There is another element of my role here that is perhaps the most beautiful: the people. Each term, this manor fills with students and professors from all over the states. They bring with them little pieces of their homes and their stories that have helped get them here. I live for those stories.

Over the last four months, I have made incredible friendships that I didn’t know I needed. I have loved the movie nights, the late-night pizza deliveries, the discussions while jigsaw puzzling, and the silly events that no one outside of Harlaxton will understand. These things are branded in me just like the image of this incredible place.

Like every job or internship, there are elements about being here that are not so great. For example, I barely slept for the entire last week of the semester in order to get the yearbook and semester video done. But through every hardship and every victory, I wouldn’t trade this experience for the world. It’s inspiring and ever-changing and challenging and fun all rolled into one.

And then there’s the absolute best part.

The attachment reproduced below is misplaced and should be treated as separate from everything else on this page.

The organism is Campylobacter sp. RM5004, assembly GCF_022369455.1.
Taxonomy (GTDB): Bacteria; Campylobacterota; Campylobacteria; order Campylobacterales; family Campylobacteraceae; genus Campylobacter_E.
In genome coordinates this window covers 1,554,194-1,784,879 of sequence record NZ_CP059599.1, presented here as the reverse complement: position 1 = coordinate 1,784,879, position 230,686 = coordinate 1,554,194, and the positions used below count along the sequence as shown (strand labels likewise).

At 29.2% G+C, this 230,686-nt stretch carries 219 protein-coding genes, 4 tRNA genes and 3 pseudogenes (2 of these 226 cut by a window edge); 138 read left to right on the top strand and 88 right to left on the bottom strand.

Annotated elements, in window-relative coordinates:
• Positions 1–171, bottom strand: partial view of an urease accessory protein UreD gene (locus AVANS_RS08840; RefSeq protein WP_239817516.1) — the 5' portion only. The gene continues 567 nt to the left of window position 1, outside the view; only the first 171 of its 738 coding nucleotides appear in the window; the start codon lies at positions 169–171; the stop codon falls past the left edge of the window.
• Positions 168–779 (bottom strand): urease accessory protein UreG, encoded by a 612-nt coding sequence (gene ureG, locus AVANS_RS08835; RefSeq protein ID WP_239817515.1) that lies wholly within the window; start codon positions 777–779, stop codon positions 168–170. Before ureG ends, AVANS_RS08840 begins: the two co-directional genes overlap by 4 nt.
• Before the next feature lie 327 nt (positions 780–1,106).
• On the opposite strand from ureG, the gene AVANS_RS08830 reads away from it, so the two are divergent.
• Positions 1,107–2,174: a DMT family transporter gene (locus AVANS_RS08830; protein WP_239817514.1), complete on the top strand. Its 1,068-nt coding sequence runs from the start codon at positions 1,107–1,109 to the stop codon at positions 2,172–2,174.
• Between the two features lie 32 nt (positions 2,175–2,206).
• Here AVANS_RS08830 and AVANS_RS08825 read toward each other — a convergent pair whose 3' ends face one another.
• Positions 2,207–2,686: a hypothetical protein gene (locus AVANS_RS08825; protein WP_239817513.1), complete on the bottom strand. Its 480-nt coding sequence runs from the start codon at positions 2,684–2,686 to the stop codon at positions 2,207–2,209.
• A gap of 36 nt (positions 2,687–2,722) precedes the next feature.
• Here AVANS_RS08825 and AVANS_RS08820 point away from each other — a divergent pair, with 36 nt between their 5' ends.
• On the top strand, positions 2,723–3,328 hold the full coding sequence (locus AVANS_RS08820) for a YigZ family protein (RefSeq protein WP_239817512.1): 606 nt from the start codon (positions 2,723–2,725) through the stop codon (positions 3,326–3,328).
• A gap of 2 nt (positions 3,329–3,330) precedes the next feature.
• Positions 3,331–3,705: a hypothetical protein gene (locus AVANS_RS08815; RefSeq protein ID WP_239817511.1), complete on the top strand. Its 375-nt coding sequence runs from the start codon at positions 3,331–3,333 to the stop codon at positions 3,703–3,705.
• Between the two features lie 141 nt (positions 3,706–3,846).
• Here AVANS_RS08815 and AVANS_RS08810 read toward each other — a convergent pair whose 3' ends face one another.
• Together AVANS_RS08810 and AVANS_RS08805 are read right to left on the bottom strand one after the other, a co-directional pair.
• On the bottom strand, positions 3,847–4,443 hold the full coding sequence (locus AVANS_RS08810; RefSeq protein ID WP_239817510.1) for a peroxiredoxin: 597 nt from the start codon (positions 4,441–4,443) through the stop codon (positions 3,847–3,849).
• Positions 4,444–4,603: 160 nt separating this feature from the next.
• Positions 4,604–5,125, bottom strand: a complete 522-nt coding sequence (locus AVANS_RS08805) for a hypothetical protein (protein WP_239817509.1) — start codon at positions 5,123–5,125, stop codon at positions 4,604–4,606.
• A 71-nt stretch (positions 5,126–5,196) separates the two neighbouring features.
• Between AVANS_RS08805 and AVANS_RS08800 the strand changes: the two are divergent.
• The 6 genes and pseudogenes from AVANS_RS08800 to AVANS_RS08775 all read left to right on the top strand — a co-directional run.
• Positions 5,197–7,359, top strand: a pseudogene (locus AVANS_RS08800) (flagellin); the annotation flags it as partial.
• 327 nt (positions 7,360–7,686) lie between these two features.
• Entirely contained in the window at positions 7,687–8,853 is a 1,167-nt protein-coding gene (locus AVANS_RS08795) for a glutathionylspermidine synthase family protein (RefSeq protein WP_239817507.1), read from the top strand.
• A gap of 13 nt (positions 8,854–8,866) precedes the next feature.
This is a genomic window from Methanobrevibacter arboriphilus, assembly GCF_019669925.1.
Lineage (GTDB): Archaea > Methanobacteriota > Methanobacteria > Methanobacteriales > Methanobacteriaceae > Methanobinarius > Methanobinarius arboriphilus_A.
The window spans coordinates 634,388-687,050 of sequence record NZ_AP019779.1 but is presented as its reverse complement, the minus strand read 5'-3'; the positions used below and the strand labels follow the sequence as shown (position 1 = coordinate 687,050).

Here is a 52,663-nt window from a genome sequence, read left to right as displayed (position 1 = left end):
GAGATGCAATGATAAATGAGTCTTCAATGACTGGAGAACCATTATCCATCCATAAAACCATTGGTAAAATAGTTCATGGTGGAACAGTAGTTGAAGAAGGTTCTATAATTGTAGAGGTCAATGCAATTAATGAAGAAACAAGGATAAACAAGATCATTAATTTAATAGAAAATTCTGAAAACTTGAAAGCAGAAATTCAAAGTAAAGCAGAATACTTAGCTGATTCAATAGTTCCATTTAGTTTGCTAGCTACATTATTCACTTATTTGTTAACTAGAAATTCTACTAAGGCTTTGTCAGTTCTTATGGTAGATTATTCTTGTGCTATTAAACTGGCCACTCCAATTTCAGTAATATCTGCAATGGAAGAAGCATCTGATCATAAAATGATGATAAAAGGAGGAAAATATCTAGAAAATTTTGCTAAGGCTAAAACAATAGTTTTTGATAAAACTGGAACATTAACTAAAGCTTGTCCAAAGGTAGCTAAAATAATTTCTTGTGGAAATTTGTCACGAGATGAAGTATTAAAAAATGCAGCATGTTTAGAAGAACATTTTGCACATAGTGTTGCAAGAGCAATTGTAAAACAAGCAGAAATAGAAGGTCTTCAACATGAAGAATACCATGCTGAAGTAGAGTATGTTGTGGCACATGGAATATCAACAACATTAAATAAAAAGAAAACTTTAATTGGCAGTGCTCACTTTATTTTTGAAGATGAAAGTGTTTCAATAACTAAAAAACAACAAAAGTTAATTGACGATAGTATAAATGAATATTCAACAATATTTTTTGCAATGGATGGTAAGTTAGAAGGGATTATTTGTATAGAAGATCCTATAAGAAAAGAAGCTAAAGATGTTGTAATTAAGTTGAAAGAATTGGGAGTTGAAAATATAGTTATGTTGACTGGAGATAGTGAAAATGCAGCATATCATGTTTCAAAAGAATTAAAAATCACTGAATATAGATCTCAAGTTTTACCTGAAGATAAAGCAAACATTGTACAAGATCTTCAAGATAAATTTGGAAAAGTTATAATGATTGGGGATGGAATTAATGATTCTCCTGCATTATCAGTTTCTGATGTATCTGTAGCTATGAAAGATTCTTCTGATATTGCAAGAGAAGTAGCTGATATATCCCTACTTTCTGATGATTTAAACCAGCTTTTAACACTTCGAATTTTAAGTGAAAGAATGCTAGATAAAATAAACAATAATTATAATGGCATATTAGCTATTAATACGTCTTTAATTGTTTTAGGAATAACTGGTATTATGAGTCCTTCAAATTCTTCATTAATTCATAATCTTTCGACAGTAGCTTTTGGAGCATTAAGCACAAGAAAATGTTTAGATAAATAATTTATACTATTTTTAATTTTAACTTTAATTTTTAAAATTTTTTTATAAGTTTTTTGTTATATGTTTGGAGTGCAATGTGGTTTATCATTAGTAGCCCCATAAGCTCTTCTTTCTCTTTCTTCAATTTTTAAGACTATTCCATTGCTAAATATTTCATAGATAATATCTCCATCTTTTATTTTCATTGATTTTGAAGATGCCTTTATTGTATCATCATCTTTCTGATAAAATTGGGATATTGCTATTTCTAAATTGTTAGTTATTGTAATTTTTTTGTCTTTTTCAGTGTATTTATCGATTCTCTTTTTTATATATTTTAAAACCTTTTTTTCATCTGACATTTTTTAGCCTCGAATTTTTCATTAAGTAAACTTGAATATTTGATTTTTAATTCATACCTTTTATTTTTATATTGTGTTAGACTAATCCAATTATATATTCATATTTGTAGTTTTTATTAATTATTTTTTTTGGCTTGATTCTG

Since I am living with these people and constantly taking photos of them, I get to see them though a lens both literally and figuratively. I get to do a lot of observing.

I studied abroad when I was in college and I know how it changed me in ways that I cannot express. Knowing that, I get to see students come here for the first time, taken aback and unaware of how their lives are about to turn upside down. And then I get to watch it happen. I get to watch them learn and experience and grow. And I get to capture that growth in little camera clicks so they can keep that growth alive forever. So if you were wondering, that is the life I am living at Harlaxton.

Harlaxton College Spring Class of 2018

Leave a Reply

Fill in your details below or click an icon to log in:

WordPress.com Logo

You are commenting using your WordPress.com account. Log Out /  Change )

Google photo

You are commenting using your Google account. Log Out /  Change )

Twitter picture

You are commenting using your Twitter account. Log Out /  Change )

Facebook photo

You are commenting using your Facebook account. Log Out /  Change )

Connecting to %s